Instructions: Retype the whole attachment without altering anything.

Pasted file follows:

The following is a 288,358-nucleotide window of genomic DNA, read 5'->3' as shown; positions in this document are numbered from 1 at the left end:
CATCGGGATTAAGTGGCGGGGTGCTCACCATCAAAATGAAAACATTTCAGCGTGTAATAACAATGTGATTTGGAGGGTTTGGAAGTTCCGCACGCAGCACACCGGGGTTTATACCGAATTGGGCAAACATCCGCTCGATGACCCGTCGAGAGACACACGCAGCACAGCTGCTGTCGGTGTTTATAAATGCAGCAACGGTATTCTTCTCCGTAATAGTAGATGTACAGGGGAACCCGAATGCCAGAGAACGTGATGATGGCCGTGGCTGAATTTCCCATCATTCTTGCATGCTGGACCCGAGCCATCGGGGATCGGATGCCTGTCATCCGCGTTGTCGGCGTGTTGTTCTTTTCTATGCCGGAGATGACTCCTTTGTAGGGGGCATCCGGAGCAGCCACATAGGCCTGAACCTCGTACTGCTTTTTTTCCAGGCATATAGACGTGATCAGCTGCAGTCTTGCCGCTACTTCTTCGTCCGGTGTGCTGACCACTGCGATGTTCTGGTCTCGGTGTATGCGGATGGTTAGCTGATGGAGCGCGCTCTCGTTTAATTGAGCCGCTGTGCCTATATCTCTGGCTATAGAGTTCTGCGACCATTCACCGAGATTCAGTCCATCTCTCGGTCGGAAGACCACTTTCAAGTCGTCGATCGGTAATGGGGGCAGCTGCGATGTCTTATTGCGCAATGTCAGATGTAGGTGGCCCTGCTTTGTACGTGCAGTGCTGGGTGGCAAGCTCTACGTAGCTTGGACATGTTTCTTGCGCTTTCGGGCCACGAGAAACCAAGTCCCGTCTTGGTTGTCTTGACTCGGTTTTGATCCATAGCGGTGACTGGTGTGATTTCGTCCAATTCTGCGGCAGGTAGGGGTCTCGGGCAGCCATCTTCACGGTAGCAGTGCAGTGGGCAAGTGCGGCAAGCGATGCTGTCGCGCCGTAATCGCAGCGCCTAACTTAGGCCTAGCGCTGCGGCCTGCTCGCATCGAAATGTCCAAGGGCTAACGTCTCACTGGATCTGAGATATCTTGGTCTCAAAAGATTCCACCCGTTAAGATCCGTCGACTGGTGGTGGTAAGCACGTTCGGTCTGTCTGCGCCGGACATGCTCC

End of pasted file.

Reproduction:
The following is a 288,358-nucleotide window of genomic DNA, read 5'->3' as shown; positions in this document are numbered from 1 at the left end:
CATCGGGATTAAGTGGCGGGGTGCTCACCATCAAAATGAAAACATTTCAGCGTGTAATAACAATGTGATTTGGAGGGTTTGGAAGTTCCGCACGCAGCACACCGGGGTTTATACCGAATTGGGCAAACATCCGCTCGATGACCCGTCGAGAGACACACGCAGCACAGCTGCTGTCGGTGTTTATAAATGCAGCAACGGTATTCTTCTCCGTAATAGTAGATGTACAGGGGAACCCGAATGCCAGAGAACGTGATGATGGCCGTGGCTGAATTTCCCATCATTCTTGCATGCTGGACCCGAGCCATCGGGGATCGGATGCCTGTCATCCGCGTTGTCGGCGTGTTGTTCTTTTCTATGCCGGAGATGACTCCTTTGTAGGGGGCATCCGGAGCAGCCACATAGGCCTGAACCTCGTACTGCTTTTTTTCCAGGCATATAGACGTGATCAGCTGCAGTCTTGCCGCTACTTCTTCGTCCGGTGTGCTGACCACTGCGATGTTCTGGTCTCGGTGTATGCGGATGGTTAGCTGATGGAGCGCGCTCTCGTTTAATTGAGCCGCTGTGCCTATATCTCTGGCTATAGAGTTCTGCGACCATTCACCGAGATTCAGTCCATCTCTCGGTCGGAAGACCACTTTCAAGTCGTCGATCGGTAATGGGGGCAGCTGCGATGTCTTATTGCGCAATGTCAGATGTAGGTGGCCCTGCTTTGTACGTGCAGTGCTGGGTGGCAAGCTCTACGTAGCTTGGACATGTTTCTTGCGCTTTCGGGCCACGAGAAACCAAGTCCCGTCTTGGTTGTCTTGACTCGGTTTTGATCCATAGCGGTGACTGGTGTGATTTCGTCCAATTCTGCGGCAGGTAGGGGTCTCGGGCAGCCATCTTCACGGTAGCAGTGCAGTGGGCAAGTGCGGCAAGCGATGCTGTCGCGCCGTAATCGCAGCGCCTAACTTAGGCCTAGCGCTGCGGCCTGCTCGCATCGAAATGTCCAAGGGCTAACGTCTCACTGGATCTGAGATATCTTGGTCTCAAAAGATTCCACCCGTTAAGATCCGTCGACTGGTGGTGGTAAGCACGTTCGGTCTGTCTGCGCCGGACATGCTCC